And so it was….completed by the time John arrived home, the kitchen smelling of lasagne, his favorite meal. He walked around in a daze, hardly believing his eyes. “Is this the same house”? he asked. “Not really”, I said.











Like the First Morning

 “And evening passed and morning came, marking the first day”. Gen. 1:5

“On the first day of the week, very early in the morning, Mary came to the tomb and found that the stone had been rolled away…” John 20:1

Timing is everything in God’s calendar. Genesis is sometimes called the “Book of Firsts”, or “First Mentions”, where first things are indeed first.

God and man took their first steps together in the Garden planted for them by their Father, an exquisite place of beauty and harmony. God keeps this actual place on earth hidden from view, perhaps buried under the sands of time. It was taken from us, because we violated the first covenant between man and God. We long to return to this sacred place, this uninterrupted time of communion.

Satan boldly assassinated God’s character by accusing his creator of petty jealousy and power mongering. The lie sounded so good…”you will be like God”, and gain knowledge about all of existence, both good and evil. He was not promoting the desire to be “godly”, but rather the lust to have equality with God. Overarching pride, the ability to hide lies within half-truths, and an unquenchable lust for power all originated with him. He continues to rape the innocent who cannot yet discern between good and evil.

So we believed the lie. But all was not lost. God had another plan, another place, and another promise in mind.

The next time God and man walked together on the earth, they were inseparable. God became a man in the person of Jesus Christ, and made his home among us. The “seed of the woman”, the promised one, had come to crush the serpent’s head, and fully reclaim the earth for mankind.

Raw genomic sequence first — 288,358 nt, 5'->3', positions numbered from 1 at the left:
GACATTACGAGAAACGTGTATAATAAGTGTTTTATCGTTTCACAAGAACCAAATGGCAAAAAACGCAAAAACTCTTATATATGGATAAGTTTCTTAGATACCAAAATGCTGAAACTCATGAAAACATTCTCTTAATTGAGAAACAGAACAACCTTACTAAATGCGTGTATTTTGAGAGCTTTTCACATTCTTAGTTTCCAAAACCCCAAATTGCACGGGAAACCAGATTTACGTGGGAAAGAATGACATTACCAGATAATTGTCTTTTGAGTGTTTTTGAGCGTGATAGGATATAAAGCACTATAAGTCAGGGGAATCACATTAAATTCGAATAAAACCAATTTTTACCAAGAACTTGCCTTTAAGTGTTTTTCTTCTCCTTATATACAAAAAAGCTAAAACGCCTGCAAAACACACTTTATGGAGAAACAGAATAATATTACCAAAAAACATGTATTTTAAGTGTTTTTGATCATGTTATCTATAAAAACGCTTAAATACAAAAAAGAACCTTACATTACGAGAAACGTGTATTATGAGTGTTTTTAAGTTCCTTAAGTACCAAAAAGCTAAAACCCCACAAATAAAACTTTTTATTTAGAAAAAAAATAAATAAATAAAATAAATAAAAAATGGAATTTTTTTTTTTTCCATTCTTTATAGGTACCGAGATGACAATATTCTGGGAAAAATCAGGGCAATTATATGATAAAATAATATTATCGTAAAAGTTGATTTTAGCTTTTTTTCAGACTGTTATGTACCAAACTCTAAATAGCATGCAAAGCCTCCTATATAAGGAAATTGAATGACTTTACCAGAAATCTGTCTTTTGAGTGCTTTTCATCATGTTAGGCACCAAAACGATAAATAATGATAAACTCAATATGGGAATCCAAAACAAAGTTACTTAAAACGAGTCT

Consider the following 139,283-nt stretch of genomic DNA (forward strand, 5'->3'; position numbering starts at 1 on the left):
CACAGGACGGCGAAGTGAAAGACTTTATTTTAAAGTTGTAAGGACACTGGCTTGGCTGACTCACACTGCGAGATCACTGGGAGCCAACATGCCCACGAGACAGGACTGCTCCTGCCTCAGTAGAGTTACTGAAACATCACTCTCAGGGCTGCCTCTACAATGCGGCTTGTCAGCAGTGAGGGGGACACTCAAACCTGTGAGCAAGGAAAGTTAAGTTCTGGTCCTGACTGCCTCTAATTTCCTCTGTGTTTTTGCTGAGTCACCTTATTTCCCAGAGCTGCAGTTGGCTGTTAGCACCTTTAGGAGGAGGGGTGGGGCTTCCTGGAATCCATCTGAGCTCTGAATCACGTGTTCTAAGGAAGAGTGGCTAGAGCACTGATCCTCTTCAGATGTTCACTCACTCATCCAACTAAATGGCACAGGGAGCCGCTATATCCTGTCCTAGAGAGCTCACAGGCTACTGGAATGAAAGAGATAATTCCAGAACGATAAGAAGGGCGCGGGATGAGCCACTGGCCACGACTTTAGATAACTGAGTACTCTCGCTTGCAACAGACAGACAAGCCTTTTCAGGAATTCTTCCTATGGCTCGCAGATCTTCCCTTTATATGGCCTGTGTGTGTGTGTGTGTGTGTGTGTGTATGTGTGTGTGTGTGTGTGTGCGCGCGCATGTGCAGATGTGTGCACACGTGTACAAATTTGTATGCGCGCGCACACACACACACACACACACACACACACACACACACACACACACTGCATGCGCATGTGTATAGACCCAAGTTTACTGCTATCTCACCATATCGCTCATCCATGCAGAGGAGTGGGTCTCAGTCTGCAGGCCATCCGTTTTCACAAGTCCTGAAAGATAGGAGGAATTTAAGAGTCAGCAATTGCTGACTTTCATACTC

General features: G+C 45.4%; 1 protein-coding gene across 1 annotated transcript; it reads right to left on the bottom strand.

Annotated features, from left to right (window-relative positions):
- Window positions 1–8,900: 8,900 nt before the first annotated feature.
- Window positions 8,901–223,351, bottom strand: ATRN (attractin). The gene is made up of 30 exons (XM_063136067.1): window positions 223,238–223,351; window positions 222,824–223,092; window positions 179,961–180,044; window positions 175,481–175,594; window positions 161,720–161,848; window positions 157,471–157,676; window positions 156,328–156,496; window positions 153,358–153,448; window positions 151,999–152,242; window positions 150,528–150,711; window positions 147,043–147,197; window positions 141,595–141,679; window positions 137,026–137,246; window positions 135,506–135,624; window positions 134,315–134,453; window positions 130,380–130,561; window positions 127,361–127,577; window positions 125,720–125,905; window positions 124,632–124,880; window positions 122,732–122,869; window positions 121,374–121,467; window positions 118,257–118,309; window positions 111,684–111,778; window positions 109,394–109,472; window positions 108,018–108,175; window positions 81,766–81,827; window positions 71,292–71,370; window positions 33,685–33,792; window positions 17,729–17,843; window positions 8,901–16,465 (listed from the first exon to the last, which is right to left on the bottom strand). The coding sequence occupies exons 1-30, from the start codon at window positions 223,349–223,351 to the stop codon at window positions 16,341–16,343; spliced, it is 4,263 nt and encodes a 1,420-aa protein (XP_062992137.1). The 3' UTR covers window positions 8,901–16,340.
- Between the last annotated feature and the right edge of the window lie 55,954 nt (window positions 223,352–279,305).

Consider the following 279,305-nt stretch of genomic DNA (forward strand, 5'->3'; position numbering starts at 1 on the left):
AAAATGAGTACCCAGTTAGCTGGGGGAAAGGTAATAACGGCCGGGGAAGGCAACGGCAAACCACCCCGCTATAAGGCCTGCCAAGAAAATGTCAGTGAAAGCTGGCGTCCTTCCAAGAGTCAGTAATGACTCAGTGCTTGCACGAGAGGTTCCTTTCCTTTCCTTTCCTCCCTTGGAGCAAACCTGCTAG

Instead of a garden, there was a stable. Instead of freedom, beauty, and harmony, Jesus grew up in a harsh land dry as a desert, suffering under the heel of Rome. Then came jealousy, lies, betrayal, and murder. The serpent struck back with all his might, bruised the heel of the Redeemer, and brought him down. Or so he thought.

But God had done the unthinkable. He let his Son die. He allowed the “woman’s seed” to be buried in a garden cave, then did the unimaginable. He raised him from the dead, and from his death came a New Creation, a multitude of sons and daughters: the fruit of his soul’s travail, the birth of the church, his body on earth.

And like the first morning, God separated light from darkness, and the prince of darkness, that old serpent, will never be able to extinguish it.

Wolves of Worry, Hounds of Hell


The image of our blue planet passing before the sun

An editorial

Whether I choose to or not, I am in touch with this blue planet in every possible direction, every culture, every catastrophe, every political fallout, every new government uprising and takeover, all the while knowing the tapeworm of Wall Street will devour someone’s lifesavings if they trust in the bubble-hype again.

I lament

Having to live in the thicket of global awareness, walking the tightrope of decency through the dizzy media-maze, watching the ice sheets melt, the glaciers shrink, the poisoning of habitats, the loss of wilderness, the ocean breeding an island of plastic refuse we have made and refuse to see.

I lament

Having to view the extravaganza of bloody violence, of hearts breaking in disbelief and helplessness, of flags flagrantly raised in hatred and disregard for human dignity, of ancient towns pummeled into dust, of countries raped to death, of refugee camps growing exponentially to shelter the survivors.

I lament